About The Hobart Orpheus Choir –
Our Links to the Past
1877 – Today
The Hobart Orpheus Choir has been rehearsing and performing regularly for the last 141 years. It is possibly Australia's oldest continuous choir.
In 1877 the Hobart Trinity Church in Warwick Street needed a new set of bell ropes and, as funds were not too plentiful, it was decided to form a small group of male singers selected from the church choir to perform in the 'Christy Minstrel' style to raise the money needed.
The first choir master was Mr W.C. Eltham who, with the accompanist Miss J. Lynch, gave the group a try-out performance at New Norfolk. It was received so well that they had no hesitation in performing again, this time in the church school rooms. It was a sell-out performance. The church got its bell ropes and the small group became the Hobart Orpheus Club. Mr. Eltham later married Miss Lynch and together they led the Orpheus Club for 30 years.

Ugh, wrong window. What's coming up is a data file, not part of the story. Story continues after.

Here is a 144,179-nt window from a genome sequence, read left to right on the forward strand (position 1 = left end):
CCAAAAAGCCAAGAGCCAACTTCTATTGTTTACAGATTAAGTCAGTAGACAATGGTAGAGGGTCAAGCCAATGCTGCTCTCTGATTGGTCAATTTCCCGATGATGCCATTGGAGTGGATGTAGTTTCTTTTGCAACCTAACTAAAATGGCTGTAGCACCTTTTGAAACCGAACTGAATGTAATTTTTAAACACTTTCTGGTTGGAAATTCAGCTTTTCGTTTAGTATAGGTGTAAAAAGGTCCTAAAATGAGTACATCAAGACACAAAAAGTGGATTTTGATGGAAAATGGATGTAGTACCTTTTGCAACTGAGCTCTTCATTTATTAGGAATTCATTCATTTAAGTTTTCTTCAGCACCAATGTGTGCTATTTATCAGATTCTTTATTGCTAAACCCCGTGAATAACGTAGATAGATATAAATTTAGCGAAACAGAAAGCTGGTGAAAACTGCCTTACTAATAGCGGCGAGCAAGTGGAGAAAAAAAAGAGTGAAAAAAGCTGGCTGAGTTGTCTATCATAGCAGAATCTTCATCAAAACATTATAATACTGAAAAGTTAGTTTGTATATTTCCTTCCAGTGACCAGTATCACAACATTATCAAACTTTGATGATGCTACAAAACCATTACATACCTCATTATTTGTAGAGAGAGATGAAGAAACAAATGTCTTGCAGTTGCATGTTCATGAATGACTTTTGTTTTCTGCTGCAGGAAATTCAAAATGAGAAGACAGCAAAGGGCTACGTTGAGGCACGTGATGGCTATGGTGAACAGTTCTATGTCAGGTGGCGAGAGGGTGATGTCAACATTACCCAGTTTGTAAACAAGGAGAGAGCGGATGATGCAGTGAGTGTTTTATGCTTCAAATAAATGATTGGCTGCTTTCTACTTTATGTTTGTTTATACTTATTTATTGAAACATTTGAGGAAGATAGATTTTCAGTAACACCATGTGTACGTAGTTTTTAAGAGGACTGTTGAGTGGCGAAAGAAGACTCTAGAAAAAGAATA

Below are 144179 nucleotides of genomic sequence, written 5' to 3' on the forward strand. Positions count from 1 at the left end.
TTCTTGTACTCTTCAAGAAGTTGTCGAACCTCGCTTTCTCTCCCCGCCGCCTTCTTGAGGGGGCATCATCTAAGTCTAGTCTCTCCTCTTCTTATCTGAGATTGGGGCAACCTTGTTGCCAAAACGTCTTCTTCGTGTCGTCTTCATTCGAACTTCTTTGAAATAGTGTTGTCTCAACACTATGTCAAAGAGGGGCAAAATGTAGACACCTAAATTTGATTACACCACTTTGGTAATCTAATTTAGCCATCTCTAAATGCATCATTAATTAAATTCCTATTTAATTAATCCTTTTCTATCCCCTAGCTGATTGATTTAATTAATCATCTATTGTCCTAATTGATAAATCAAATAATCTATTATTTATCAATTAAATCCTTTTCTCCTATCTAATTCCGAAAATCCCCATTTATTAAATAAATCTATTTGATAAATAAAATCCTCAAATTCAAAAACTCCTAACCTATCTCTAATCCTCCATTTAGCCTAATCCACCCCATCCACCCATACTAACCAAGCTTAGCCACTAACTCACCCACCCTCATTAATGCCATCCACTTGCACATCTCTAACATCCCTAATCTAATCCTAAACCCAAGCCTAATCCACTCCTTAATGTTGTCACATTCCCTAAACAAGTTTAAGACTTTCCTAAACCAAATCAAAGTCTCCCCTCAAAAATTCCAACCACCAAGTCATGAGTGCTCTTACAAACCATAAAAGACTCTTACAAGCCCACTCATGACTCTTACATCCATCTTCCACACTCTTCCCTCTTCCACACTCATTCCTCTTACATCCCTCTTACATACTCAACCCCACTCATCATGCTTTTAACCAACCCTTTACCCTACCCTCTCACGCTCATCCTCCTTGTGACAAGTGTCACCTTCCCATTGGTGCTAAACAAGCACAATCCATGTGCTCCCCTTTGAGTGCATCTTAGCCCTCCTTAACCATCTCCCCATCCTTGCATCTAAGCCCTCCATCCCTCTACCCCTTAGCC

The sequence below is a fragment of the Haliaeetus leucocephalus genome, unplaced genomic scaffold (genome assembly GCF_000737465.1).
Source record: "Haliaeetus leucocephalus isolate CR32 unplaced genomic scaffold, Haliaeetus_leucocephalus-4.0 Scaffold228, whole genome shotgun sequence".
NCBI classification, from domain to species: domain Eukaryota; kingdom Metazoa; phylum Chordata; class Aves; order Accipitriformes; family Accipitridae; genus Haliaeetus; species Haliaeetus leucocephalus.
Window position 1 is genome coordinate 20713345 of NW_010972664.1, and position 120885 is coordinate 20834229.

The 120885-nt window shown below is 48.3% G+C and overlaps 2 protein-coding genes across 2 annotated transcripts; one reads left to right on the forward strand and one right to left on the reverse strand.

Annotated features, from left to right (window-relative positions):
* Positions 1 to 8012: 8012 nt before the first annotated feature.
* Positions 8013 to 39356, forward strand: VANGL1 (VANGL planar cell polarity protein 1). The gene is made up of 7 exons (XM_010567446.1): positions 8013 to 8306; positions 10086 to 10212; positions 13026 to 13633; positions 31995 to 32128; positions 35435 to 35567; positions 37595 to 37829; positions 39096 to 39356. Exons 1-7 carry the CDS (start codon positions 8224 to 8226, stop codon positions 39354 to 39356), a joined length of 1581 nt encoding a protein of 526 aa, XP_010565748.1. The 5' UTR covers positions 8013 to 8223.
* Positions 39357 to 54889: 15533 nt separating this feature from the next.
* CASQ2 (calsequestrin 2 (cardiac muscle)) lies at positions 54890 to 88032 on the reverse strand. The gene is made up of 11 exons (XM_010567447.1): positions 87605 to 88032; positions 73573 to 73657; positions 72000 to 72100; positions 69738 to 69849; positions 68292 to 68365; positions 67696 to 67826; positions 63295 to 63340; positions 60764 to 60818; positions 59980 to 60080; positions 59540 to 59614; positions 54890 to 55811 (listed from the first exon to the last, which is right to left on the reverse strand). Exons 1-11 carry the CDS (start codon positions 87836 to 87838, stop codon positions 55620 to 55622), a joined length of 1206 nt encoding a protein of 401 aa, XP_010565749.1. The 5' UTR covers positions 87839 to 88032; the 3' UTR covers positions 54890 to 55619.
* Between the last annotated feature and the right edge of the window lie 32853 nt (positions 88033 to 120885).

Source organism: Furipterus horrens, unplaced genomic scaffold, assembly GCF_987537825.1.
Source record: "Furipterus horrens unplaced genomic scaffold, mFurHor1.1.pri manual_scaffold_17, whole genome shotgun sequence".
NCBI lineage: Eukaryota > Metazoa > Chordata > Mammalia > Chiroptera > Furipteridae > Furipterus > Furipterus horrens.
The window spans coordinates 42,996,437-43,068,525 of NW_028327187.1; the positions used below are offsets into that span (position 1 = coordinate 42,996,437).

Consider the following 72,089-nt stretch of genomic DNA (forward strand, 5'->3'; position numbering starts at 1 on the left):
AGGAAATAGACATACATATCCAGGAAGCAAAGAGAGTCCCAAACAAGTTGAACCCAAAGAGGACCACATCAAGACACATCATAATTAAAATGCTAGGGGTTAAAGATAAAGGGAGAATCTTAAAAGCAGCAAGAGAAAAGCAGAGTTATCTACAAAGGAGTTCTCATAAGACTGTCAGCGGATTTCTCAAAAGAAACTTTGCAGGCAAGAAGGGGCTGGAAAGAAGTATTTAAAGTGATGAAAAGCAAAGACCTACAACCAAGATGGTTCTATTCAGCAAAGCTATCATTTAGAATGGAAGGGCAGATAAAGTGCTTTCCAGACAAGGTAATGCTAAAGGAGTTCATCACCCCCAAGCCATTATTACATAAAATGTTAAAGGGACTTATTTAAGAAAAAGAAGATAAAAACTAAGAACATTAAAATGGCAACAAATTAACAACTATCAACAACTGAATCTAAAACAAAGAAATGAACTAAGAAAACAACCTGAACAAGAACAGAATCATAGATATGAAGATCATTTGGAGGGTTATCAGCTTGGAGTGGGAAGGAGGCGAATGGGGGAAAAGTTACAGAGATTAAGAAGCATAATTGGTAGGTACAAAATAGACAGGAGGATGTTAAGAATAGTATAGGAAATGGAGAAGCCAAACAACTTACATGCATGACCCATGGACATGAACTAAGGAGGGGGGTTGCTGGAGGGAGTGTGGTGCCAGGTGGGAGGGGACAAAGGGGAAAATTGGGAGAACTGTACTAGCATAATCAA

The club maintained regular rehearsals on Monday evenings (and still does rehearse on Monday’s at the Salvation Army Citadel in Elizabeth Street) with subsequent performances in and around Hobart and occasionally further afield. It has survived the heady times around the turn of the 20th century, several major economic depressions, two World Wars and in 2017 celebrated 140 years of making music.
The Choir continued to be an all male choir up until its centenary in 1977. Two years earlier a women's choir, under Margaret Raward had formed and sang at the men's concerts as The Orpheus Singers. The amalgamation which followed opened up a new repertoire for SATB works. Since then, the choir has been able to present countless major works as well as anthems, spirituals, madrigals, ballads, classical and light musical songs.
Over these 141 years, Hobart Orpheus Choir Inc. has encouraged promising young artists by providing a platform for their performances. The choir has also supported charitable efforts in the community.